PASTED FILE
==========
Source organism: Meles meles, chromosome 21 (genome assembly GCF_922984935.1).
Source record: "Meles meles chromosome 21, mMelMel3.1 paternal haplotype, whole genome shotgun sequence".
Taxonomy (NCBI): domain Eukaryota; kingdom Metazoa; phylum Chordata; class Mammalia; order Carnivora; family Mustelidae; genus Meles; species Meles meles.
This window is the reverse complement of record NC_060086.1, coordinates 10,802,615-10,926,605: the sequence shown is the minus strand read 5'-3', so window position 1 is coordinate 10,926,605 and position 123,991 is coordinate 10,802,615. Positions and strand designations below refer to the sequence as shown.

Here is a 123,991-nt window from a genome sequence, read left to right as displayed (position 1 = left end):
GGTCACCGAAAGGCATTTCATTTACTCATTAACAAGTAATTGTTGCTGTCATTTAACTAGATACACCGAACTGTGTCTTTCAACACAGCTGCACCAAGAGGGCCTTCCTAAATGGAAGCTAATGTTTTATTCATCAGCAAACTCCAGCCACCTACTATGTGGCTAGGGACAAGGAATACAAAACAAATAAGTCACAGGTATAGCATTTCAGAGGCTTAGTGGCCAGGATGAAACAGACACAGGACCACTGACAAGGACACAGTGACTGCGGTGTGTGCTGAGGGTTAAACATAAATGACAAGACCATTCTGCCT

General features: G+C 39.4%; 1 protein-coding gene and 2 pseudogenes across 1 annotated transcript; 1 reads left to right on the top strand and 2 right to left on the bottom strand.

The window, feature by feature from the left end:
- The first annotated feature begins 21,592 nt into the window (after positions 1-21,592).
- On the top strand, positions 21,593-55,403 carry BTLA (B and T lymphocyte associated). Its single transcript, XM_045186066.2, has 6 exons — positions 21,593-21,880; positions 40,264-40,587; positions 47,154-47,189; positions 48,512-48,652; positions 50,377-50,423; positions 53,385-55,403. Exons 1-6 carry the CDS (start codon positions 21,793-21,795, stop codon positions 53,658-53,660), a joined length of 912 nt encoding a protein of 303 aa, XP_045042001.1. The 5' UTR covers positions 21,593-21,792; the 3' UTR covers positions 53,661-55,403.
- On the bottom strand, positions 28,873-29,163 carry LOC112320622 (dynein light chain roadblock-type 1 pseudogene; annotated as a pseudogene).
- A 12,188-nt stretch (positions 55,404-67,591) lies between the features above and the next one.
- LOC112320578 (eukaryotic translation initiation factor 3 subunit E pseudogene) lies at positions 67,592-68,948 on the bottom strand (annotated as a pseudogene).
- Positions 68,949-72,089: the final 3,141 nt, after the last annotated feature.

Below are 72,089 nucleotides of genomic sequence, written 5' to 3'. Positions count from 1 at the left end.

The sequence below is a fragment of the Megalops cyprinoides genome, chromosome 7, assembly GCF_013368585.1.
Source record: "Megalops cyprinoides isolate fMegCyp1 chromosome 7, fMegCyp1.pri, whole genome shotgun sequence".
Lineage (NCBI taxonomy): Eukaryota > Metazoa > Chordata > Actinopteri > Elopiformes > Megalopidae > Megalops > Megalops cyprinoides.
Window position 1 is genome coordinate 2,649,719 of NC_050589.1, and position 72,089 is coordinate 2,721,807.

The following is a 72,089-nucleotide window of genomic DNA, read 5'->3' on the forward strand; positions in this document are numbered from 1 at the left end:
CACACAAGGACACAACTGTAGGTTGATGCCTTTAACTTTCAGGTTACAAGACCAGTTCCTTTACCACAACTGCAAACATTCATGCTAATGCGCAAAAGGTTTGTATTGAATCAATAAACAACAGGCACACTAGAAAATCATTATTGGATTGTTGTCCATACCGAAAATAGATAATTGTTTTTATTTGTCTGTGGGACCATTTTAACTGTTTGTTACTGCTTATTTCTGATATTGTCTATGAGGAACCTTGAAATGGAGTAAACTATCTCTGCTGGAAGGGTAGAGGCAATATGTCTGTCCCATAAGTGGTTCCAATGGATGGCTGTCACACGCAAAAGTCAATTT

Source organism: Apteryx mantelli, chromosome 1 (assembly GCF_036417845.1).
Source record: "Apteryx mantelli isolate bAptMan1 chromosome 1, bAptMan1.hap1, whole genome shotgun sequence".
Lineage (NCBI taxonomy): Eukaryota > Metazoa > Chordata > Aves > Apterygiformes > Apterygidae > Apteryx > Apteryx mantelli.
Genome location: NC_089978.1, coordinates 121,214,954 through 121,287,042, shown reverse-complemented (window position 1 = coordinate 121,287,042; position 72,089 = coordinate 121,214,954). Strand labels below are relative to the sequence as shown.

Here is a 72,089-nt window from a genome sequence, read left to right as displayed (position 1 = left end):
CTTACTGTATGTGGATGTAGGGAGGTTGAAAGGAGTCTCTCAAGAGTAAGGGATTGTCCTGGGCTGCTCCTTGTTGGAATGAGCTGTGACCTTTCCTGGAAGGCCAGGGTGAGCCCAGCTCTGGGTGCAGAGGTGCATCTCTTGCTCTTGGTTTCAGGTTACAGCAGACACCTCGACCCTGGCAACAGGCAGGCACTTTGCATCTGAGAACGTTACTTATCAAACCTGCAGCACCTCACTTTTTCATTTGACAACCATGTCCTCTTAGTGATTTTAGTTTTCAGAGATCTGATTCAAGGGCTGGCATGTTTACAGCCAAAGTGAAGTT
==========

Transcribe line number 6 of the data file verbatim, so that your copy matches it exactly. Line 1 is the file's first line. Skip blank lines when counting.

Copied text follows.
GGTCACCGAAAGGCATTTCATTTACTCATTAACAAGTAATTGTTGCTGTCATTTAACTAGATACACCGAACTGTGTCTTTCAACACAGCTGCACCAAGAGGGCCTTCCTAAATGGAAGCTAATGTTTTATTCATCAGCAAACTCCAGCCACCTACTATGTGGCTAGGGACAAGGAATACAAAACAAATAAGTCACAGGTATAGCATTTCAGAGGCTTAGTGGCCAGGATGAAACAGACACAGGACCACTGACAAGGACACAGTGACTGCGGTGTGTGCTGAGGGTTAAACATAAATGACAAGACCATTCTGCCT